KSDE special education staff and special education professionals from various districts provided advice to the working group in these areas. KSDE’s Special Education and Credentials Services team provided guidance to Special Education Directors. District special education directors and KSDE councils should be consulted when making decisions about students with IEP. IEPs cannot be universally changed.

Diploma and other school / sports activities

• What about the conditions for obtaining the diploma?

The Kansas State Board of Education requires 21 credits to graduate. Local councils have the power to require students to earn more than 21 credits to graduate. However, during this time, districts that require more credits than the state requirement may choose to revert to the 21 credit-hour threshold established by the State Board of Education.

• What about the elderly? What about their graduation ceremonies and balls?

We understand that this is a very difficult time for students, especially the elderly. However, based on current KDHE guidelines, events with more than 10 participants gathering in an area will need to be postponed. The Kansas State High School Activities Association (KSHSAA) has published guidelines for spring sports.

• Will students have access to meals?

Yes. School districts and community organizations will be able to serve meals as part of USDA’s summer meal programs. More than 220 schools – public and private – are currently serving or planning to serve meals due to unplanned school closings.

• Do you have any other tips for serving meals?

o Due to COVID-19, the Kansas State Department of Education is providing flexibility for milk requirements in Kansas. During this national emergency, cow’s milk that you can buy (eg, skim, 1%, 2%, whole) can be used to meet the milk needs of any age group within the Child & Adult Care Food. Program (CACFP). Please document when these substitutions are made. This flexibility does not cover the replacement of non-dairy drinks that do not meet cow’s milk standards.

o If you determine that your current meal service plan does not meet the needs of the community and consider using a survey to assess the effectiveness of the current plan, contact Cheryl Johnson, Director of Nutrition and Wellness. children of KSDE. Do not send a survey without contacting KSDE, as federal infant nutrition programs are required to follow very specific guidelines regarding communication to families and participant privacy.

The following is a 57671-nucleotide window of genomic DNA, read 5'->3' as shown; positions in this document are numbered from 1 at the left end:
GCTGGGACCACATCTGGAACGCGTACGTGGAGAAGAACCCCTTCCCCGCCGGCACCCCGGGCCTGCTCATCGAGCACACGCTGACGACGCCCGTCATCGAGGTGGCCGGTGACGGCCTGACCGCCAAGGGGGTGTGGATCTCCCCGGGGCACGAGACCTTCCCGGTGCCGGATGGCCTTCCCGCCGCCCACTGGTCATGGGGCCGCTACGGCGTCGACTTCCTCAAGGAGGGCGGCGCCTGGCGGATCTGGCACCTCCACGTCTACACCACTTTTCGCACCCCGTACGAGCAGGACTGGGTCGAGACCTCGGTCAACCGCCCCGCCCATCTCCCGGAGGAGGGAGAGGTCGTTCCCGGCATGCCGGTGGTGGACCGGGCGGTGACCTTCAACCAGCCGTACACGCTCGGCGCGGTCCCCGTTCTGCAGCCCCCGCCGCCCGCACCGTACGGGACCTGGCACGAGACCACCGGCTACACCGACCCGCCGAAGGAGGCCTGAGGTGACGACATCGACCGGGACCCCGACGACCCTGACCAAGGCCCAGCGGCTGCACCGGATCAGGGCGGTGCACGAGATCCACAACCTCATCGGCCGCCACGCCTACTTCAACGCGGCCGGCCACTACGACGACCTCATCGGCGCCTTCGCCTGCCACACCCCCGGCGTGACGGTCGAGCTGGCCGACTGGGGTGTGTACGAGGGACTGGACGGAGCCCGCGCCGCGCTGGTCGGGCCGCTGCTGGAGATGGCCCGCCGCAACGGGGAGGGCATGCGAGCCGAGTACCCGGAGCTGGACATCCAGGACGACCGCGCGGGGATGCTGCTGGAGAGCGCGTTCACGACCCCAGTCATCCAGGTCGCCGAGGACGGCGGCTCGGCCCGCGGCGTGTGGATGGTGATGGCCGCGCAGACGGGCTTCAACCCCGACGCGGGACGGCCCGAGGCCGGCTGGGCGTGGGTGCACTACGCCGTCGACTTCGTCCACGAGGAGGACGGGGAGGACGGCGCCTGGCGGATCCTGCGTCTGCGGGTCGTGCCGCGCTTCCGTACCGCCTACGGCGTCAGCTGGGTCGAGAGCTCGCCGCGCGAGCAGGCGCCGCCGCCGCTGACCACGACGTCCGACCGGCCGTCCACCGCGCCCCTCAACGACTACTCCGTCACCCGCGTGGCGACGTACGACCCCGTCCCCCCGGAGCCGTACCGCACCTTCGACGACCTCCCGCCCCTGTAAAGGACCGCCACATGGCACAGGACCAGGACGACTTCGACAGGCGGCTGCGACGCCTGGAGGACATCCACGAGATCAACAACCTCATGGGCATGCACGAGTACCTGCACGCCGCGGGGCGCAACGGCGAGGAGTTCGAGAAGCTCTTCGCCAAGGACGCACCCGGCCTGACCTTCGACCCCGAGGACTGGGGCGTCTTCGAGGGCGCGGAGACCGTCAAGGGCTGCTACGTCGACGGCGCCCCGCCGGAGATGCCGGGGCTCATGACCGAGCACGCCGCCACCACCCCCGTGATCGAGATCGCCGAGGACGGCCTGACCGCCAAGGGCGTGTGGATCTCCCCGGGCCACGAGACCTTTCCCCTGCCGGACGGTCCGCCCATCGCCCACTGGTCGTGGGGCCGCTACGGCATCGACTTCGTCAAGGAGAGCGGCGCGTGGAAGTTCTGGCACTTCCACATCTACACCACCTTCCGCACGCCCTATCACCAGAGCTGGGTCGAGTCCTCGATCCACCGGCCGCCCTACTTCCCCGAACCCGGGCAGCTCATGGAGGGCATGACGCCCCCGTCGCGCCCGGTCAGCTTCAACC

• Will the state still require districts to administer state assessments?

The Kansas State Department of Education does not expect schools to administer state assessments when schools are closed. Even though the Kansas State assessments are administered online, the tests cannot be administered to students in a remote location. Once students return to school, a decision will be made whether to extend the assessment window or remove this year’s assessments.

• Will hourly school personnel still be paid during this period?

• This is a local decision, but schools wishing to request a waiver of the 1,116 school hour requirement will be required to pay hourly staff.

• Will the class hour requirement be lifted for districts?

Districts can submit a waiver request to KSDE. To be approved, districts must submit a continuous learning plan to KSDE and agree to continue paying hourly staff according to their current pay scale. KSDE will provide the necessary documentation for the districts to be completed.

• How can schools contribute to efforts to prevent children from congregating in community spaces and to keep them safe in their own homes?

Keeping students engaged in learning with the lifelong learning plan will be one way. Parents / guardians must play a leading role in this regard.